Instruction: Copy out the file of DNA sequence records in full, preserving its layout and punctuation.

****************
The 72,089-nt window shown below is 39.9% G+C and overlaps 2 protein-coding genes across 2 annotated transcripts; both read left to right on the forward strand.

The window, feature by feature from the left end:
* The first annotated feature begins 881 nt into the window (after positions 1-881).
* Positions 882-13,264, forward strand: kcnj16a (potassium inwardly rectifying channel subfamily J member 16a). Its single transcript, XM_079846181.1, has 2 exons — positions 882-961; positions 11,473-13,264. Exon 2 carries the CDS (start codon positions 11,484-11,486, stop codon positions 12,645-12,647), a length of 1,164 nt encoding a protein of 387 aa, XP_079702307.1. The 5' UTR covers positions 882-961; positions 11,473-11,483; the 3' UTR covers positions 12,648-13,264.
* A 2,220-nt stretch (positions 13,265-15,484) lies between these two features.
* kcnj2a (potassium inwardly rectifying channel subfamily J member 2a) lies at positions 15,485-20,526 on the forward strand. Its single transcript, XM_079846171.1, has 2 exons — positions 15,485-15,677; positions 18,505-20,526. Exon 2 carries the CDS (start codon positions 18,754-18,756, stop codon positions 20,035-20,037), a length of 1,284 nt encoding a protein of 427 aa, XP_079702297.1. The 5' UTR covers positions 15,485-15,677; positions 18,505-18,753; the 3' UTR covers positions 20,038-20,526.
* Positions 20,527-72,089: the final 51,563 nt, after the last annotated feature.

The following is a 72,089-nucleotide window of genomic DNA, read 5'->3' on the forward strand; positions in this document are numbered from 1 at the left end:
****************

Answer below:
The 72,089-nt window shown below is 39.9% G+C and overlaps 2 protein-coding genes across 2 annotated transcripts; both read left to right on the forward strand.

The window, feature by feature from the left end:
* The first annotated feature begins 881 nt into the window (after positions 1-881).
* Positions 882-13,264, forward strand: kcnj16a (potassium inwardly rectifying channel subfamily J member 16a). Its single transcript, XM_079846181.1, has 2 exons — positions 882-961; positions 11,473-13,264. Exon 2 carries the CDS (start codon positions 11,484-11,486, stop codon positions 12,645-12,647), a length of 1,164 nt encoding a protein of 387 aa, XP_079702307.1. The 5' UTR covers positions 882-961; positions 11,473-11,483; the 3' UTR covers positions 12,648-13,264.
* A 2,220-nt stretch (positions 13,265-15,484) lies between these two features.
* kcnj2a (potassium inwardly rectifying channel subfamily J member 2a) lies at positions 15,485-20,526 on the forward strand. Its single transcript, XM_079846171.1, has 2 exons — positions 15,485-15,677; positions 18,505-20,526. Exon 2 carries the CDS (start codon positions 18,754-18,756, stop codon positions 20,035-20,037), a length of 1,284 nt encoding a protein of 427 aa, XP_079702297.1. The 5' UTR covers positions 15,485-15,677; positions 18,505-18,753; the 3' UTR covers positions 20,038-20,526.
* Positions 20,527-72,089: the final 51,563 nt, after the last annotated feature.

The following is a 72,089-nucleotide window of genomic DNA, read 5'->3' on the forward strand; positions in this document are numbered from 1 at the left end: